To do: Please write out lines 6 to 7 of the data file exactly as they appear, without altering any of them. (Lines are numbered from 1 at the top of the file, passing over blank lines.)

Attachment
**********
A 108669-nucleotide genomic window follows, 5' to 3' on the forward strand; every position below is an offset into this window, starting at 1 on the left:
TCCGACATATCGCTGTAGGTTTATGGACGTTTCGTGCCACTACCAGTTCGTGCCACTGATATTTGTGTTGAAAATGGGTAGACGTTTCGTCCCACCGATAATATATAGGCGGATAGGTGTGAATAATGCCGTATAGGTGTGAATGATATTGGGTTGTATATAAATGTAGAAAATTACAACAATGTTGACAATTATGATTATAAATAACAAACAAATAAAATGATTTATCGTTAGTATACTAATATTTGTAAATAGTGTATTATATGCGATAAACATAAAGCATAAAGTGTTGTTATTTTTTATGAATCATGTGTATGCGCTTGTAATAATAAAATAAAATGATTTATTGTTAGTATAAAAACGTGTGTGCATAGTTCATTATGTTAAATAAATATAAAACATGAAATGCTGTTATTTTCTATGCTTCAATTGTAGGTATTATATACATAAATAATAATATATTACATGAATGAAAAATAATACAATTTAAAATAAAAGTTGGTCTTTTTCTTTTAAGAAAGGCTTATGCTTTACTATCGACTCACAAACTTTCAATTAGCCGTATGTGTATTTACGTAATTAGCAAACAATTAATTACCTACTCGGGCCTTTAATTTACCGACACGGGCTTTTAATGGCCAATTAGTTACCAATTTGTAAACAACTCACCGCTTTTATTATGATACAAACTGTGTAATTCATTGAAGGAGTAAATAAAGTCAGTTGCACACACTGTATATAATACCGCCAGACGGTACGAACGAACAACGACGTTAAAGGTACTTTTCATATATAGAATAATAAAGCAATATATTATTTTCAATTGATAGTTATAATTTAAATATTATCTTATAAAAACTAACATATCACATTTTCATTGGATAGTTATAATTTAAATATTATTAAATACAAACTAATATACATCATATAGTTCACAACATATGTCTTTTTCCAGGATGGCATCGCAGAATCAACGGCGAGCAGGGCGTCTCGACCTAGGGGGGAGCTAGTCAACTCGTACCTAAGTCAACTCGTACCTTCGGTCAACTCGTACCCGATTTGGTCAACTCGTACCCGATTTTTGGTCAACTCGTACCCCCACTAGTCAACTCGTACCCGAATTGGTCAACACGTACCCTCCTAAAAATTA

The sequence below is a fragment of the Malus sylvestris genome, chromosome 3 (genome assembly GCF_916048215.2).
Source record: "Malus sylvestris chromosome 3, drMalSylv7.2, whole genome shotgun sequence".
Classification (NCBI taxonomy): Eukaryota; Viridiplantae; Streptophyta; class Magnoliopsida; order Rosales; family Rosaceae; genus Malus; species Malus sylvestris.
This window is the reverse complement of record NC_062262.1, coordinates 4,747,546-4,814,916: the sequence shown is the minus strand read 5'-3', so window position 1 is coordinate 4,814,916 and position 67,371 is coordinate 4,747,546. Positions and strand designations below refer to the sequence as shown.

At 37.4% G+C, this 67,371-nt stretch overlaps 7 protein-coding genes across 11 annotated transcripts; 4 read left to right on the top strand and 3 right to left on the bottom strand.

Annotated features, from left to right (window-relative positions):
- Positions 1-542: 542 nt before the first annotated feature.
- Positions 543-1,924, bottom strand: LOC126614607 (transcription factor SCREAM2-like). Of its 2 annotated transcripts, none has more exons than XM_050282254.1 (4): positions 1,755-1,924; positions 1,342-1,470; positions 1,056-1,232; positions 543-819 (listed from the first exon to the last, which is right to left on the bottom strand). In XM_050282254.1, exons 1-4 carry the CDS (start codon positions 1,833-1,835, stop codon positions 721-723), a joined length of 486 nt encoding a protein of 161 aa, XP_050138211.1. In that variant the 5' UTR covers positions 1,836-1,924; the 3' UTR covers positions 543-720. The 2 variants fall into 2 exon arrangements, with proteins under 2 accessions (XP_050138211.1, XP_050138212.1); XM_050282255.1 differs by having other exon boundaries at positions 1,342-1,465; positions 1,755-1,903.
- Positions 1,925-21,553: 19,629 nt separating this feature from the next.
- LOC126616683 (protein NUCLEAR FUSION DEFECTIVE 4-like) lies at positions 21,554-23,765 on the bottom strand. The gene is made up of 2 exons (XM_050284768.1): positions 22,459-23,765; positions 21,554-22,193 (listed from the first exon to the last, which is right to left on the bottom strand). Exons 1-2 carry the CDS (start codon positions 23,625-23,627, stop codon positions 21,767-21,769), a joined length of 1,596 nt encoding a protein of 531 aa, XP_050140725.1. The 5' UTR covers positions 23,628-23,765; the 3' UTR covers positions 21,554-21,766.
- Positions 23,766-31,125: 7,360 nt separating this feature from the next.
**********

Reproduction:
This window is the reverse complement of record NC_062262.1, coordinates 4,747,546-4,814,916: the sequence shown is the minus strand read 5'-3', so window position 1 is coordinate 4,814,916 and position 67,371 is coordinate 4,747,546. Positions and strand designations below refer to the sequence as shown.

At 37.4% G+C, this 67,371-nt stretch overlaps 7 protein-coding genes across 11 annotated transcripts; 4 read left to right on the top strand and 3 right to left on the bottom strand.